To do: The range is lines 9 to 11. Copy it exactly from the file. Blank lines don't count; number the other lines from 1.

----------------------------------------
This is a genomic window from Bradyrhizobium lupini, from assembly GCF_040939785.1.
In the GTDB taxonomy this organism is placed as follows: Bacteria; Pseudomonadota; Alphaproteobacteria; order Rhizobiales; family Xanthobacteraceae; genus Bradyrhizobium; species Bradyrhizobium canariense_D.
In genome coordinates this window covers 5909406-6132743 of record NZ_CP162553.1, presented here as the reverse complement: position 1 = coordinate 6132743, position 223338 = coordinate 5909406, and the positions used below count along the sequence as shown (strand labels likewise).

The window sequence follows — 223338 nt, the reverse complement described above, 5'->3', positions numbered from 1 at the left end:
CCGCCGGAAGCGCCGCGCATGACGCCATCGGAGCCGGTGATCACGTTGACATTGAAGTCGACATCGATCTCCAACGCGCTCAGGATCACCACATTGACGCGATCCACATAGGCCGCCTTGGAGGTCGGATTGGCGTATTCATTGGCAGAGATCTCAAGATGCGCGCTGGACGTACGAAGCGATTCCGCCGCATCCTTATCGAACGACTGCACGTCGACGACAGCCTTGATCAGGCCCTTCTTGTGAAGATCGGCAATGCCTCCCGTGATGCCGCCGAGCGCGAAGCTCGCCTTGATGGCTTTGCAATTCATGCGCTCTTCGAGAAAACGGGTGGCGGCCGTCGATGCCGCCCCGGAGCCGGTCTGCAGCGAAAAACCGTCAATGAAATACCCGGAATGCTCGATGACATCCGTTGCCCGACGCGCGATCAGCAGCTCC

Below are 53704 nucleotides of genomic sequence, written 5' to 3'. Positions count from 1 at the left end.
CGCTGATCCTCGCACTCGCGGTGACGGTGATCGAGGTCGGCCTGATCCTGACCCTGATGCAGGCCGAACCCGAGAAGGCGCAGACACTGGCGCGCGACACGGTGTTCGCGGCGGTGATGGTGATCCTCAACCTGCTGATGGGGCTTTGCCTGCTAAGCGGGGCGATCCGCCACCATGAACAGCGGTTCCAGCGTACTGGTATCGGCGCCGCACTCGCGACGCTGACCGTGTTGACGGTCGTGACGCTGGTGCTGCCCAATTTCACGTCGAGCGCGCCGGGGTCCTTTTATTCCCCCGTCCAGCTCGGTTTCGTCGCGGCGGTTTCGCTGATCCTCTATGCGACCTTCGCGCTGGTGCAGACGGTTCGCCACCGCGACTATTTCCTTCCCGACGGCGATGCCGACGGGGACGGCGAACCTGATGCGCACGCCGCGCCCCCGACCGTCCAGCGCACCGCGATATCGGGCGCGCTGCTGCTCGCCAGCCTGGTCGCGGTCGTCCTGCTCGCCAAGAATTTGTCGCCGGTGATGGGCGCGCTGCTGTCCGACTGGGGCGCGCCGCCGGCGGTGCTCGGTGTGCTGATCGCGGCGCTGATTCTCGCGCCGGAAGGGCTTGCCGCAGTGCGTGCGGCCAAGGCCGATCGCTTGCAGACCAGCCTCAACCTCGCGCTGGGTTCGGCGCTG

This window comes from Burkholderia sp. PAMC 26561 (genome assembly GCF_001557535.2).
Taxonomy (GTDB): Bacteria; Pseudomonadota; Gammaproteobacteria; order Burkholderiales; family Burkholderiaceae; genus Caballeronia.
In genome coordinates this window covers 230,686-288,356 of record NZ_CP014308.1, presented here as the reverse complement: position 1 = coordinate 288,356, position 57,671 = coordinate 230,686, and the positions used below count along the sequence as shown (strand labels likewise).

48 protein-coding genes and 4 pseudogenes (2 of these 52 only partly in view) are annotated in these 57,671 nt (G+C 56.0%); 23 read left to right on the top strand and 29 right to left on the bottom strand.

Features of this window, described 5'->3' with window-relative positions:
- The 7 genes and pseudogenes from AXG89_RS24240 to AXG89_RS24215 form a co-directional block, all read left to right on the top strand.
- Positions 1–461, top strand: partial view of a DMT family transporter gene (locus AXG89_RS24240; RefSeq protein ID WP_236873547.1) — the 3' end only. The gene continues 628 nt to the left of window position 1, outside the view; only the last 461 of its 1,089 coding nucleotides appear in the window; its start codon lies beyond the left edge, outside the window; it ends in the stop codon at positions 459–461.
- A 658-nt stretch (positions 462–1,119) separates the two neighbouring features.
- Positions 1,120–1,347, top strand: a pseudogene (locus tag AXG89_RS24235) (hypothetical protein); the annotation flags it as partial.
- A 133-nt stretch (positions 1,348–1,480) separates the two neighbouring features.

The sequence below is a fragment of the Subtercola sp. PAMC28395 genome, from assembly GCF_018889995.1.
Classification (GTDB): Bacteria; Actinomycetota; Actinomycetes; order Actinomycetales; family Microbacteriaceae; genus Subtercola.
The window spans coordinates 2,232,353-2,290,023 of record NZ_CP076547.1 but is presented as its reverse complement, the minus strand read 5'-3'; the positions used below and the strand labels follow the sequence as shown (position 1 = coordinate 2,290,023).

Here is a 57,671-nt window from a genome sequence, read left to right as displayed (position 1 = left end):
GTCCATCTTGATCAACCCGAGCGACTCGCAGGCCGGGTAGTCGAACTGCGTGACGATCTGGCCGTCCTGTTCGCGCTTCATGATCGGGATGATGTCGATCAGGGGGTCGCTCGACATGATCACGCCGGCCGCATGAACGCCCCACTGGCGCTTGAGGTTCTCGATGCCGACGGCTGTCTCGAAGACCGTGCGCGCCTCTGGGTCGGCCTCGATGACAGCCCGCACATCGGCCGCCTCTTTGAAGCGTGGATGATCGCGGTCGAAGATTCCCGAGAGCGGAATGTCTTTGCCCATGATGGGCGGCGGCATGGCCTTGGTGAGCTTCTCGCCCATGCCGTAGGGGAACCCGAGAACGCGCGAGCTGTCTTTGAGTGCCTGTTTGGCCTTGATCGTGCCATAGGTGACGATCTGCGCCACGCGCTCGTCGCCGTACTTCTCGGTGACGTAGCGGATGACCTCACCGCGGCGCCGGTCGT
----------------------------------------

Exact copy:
Taxonomy (GTDB): Bacteria; Pseudomonadota; Gammaproteobacteria; order Burkholderiales; family Burkholderiaceae; genus Caballeronia.
In genome coordinates this window covers 230,686-288,356 of record NZ_CP014308.1, presented here as the reverse complement: position 1 = coordinate 288,356, position 57,671 = coordinate 230,686, and the positions used below count along the sequence as shown (strand labels likewise).

48 protein-coding genes and 4 pseudogenes (2 of these 52 only partly in view) are annotated in these 57,671 nt (G+C 56.0%); 23 read left to right on the top strand and 29 right to left on the bottom strand.